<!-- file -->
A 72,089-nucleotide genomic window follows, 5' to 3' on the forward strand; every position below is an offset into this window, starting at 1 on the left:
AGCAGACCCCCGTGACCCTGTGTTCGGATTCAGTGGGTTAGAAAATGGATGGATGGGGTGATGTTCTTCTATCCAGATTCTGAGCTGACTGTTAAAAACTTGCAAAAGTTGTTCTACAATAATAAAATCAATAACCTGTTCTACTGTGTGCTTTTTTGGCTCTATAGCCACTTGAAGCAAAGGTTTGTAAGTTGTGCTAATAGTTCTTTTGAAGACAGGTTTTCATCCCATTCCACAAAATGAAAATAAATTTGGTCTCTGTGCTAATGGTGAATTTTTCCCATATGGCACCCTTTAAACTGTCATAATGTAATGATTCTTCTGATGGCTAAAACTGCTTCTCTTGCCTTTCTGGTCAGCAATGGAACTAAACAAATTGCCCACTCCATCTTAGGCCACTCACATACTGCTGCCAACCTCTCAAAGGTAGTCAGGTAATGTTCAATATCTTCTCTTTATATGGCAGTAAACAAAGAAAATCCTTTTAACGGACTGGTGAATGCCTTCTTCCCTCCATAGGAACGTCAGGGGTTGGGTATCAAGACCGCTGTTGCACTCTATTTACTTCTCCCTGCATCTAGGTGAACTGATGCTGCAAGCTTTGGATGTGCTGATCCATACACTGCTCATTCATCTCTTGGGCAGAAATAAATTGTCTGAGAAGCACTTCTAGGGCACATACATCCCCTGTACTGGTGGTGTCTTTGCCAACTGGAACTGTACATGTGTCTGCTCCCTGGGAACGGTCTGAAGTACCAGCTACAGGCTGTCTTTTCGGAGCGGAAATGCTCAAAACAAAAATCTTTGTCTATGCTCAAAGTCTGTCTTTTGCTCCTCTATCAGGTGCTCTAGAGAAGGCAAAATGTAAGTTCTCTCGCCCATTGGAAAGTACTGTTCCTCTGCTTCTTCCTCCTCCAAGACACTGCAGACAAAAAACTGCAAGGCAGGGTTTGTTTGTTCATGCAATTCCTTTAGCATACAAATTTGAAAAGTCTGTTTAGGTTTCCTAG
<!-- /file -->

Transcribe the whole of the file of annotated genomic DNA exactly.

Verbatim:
A 72,089-nucleotide genomic window follows, 5' to 3' on the forward strand; every position below is an offset into this window, starting at 1 on the left:
AGCAGACCCCCGTGACCCTGTGTTCGGATTCAGTGGGTTAGAAAATGGATGGATGGGGTGATGTTCTTCTATCCAGATTCTGAGCTGACTGTTAAAAACTTGCAAAAGTTGTTCTACAATAATAAAATCAATAACCTGTTCTACTGTGTGCTTTTTTGGCTCTATAGCCACTTGAAGCAAAGGTTTGTAAGTTGTGCTAATAGTTCTTTTGAAGACAGGTTTTCATCCCATTCCACAAAATGAAAATAAATTTGGTCTCTGTGCTAATGGTGAATTTTTCCCATATGGCACCCTTTAAACTGTCATAATGTAATGATTCTTCTGATGGCTAAAACTGCTTCTCTTGCCTTTCTGGTCAGCAATGGAACTAAACAAATTGCCCACTCCATCTTAGGCCACTCACATACTGCTGCCAACCTCTCAAAGGTAGTCAGGTAATGTTCAATATCTTCTCTTTATATGGCAGTAAACAAAGAAAATCCTTTTAACGGACTGGTGAATGCCTTCTTCCCTCCATAGGAACGTCAGGGGTTGGGTATCAAGACCGCTGTTGCACTCTATTTACTTCTCCCTGCATCTAGGTGAACTGATGCTGCAAGCTTTGGATGTGCTGATCCATACACTGCTCATTCATCTCTTGGGCAGAAATAAATTGTCTGAGAAGCACTTCTAGGGCACATACATCCCCTGTACTGGTGGTGTCTTTGCCAACTGGAACTGTACATGTGTCTGCTCCCTGGGAACGGTCTGAAGTACCAGCTACAGGCTGTCTTTTCGGAGCGGAAATGCTCAAAACAAAAATCTTTGTCTATGCTCAAAGTCTGTCTTTTGCTCCTCTATCAGGTGCTCTAGAGAAGGCAAAATGTAAGTTCTCTCGCCCATTGGAAAGTACTGTTCCTCTGCTTCTTCCTCCTCCAAGACACTGCAGACAAAAAACTGCAAGGCAGGGTTTGTTTGTTCATGCAATTCCTTTAGCATACAAATTTGAAAAGTCTGTTTAGGTTTCCTAG